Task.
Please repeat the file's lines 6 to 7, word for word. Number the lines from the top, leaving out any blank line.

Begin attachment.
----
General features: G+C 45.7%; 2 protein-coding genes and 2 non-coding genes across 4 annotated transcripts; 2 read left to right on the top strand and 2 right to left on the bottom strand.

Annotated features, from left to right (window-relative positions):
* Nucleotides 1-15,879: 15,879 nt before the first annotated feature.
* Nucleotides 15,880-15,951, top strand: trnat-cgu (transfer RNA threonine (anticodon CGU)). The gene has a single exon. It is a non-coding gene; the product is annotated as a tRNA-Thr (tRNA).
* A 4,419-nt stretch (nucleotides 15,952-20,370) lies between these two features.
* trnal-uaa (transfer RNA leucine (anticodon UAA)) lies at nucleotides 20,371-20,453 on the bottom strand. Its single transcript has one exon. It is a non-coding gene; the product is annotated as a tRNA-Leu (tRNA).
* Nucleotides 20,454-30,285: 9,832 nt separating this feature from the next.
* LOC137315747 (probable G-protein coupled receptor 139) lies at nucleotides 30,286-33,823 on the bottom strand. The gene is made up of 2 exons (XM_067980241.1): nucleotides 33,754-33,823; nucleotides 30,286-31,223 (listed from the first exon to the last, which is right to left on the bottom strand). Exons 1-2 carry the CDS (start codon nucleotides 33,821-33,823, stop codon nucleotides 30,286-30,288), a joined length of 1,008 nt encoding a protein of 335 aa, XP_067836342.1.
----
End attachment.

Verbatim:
* trnal-uaa (transfer RNA leucine (anticodon UAA)) lies at nucleotides 20,371-20,453 on the bottom strand. Its single transcript has one exon. It is a non-coding gene; the product is annotated as a tRNA-Leu (tRNA).
* Nucleotides 20,454-30,285: 9,832 nt separating this feature from the next.